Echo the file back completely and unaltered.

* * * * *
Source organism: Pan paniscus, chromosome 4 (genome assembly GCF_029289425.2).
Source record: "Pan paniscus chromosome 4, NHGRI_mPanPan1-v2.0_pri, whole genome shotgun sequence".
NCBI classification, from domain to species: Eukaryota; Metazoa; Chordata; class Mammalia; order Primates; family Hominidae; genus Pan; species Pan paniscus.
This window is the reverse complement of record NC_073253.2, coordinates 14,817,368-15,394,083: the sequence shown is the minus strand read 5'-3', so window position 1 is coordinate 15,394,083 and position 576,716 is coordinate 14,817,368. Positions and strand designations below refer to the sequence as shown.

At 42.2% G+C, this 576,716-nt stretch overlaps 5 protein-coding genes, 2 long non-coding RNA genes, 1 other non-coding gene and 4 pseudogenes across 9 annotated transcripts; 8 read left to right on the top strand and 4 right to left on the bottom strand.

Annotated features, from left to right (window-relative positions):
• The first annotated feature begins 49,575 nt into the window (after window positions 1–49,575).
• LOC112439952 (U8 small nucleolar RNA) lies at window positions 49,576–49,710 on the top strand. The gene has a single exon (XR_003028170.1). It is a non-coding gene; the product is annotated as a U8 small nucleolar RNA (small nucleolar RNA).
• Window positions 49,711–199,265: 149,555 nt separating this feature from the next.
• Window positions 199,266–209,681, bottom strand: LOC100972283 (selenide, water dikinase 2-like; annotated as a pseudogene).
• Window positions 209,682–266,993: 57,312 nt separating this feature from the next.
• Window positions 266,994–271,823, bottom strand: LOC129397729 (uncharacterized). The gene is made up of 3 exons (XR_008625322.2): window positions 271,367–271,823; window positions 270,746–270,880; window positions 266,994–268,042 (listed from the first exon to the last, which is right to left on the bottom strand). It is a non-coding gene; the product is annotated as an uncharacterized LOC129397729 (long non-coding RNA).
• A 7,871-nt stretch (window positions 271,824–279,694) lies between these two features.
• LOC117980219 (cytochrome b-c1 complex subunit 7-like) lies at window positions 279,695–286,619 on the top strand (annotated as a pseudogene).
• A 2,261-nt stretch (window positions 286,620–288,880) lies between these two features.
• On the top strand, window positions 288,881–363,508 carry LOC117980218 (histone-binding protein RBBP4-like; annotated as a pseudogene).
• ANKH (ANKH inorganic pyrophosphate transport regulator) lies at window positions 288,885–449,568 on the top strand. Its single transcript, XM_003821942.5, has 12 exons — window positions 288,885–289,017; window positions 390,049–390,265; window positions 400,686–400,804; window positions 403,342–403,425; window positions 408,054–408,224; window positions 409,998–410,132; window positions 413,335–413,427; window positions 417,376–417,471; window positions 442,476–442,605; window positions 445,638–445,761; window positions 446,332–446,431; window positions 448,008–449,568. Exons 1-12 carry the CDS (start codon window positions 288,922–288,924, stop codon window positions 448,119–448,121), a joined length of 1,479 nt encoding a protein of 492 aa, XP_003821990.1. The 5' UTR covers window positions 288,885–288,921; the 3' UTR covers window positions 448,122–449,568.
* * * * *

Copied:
Source organism: Pan paniscus, chromosome 4 (genome assembly GCF_029289425.2).
Source record: "Pan paniscus chromosome 4, NHGRI_mPanPan1-v2.0_pri, whole genome shotgun sequence".
NCBI classification, from domain to species: Eukaryota; Metazoa; Chordata; class Mammalia; order Primates; family Hominidae; genus Pan; species Pan paniscus.
This window is the reverse complement of record NC_073253.2, coordinates 14,817,368-15,394,083: the sequence shown is the minus strand read 5'-3', so window position 1 is coordinate 15,394,083 and position 576,716 is coordinate 14,817,368. Positions and strand designations below refer to the sequence as shown.

At 42.2% G+C, this 576,716-nt stretch overlaps 5 protein-coding genes, 2 long non-coding RNA genes, 1 other non-coding gene and 4 pseudogenes across 9 annotated transcripts; 8 read left to right on the top strand and 4 right to left on the bottom strand.

Annotated features, from left to right (window-relative positions):
• The first annotated feature begins 49,575 nt into the window (after window positions 1–49,575).
• LOC112439952 (U8 small nucleolar RNA) lies at window positions 49,576–49,710 on the top strand. The gene has a single exon (XR_003028170.1). It is a non-coding gene; the product is annotated as a U8 small nucleolar RNA (small nucleolar RNA).
• Window positions 49,711–199,265: 149,555 nt separating this feature from the next.
• Window positions 199,266–209,681, bottom strand: LOC100972283 (selenide, water dikinase 2-like; annotated as a pseudogene).
• Window positions 209,682–266,993: 57,312 nt separating this feature from the next.
• Window positions 266,994–271,823, bottom strand: LOC129397729 (uncharacterized). The gene is made up of 3 exons (XR_008625322.2): window positions 271,367–271,823; window positions 270,746–270,880; window positions 266,994–268,042 (listed from the first exon to the last, which is right to left on the bottom strand). It is a non-coding gene; the product is annotated as an uncharacterized LOC129397729 (long non-coding RNA).
• A 7,871-nt stretch (window positions 271,824–279,694) lies between these two features.
• LOC117980219 (cytochrome b-c1 complex subunit 7-like) lies at window positions 279,695–286,619 on the top strand (annotated as a pseudogene).
• A 2,261-nt stretch (window positions 286,620–288,880) lies between these two features.
• On the top strand, window positions 288,881–363,508 carry LOC117980218 (histone-binding protein RBBP4-like; annotated as a pseudogene).
• ANKH (ANKH inorganic pyrophosphate transport regulator) lies at window positions 288,885–449,568 on the top strand. Its single transcript, XM_003821942.5, has 12 exons — window positions 288,885–289,017; window positions 390,049–390,265; window positions 400,686–400,804; window positions 403,342–403,425; window positions 408,054–408,224; window positions 409,998–410,132; window positions 413,335–413,427; window positions 417,376–417,471; window positions 442,476–442,605; window positions 445,638–445,761; window positions 446,332–446,431; window positions 448,008–449,568. Exons 1-12 carry the CDS (start codon window positions 288,922–288,924, stop codon window positions 448,119–448,121), a joined length of 1,479 nt encoding a protein of 492 aa, XP_003821990.1. The 5' UTR covers window positions 288,885–288,921; the 3' UTR covers window positions 448,122–449,568.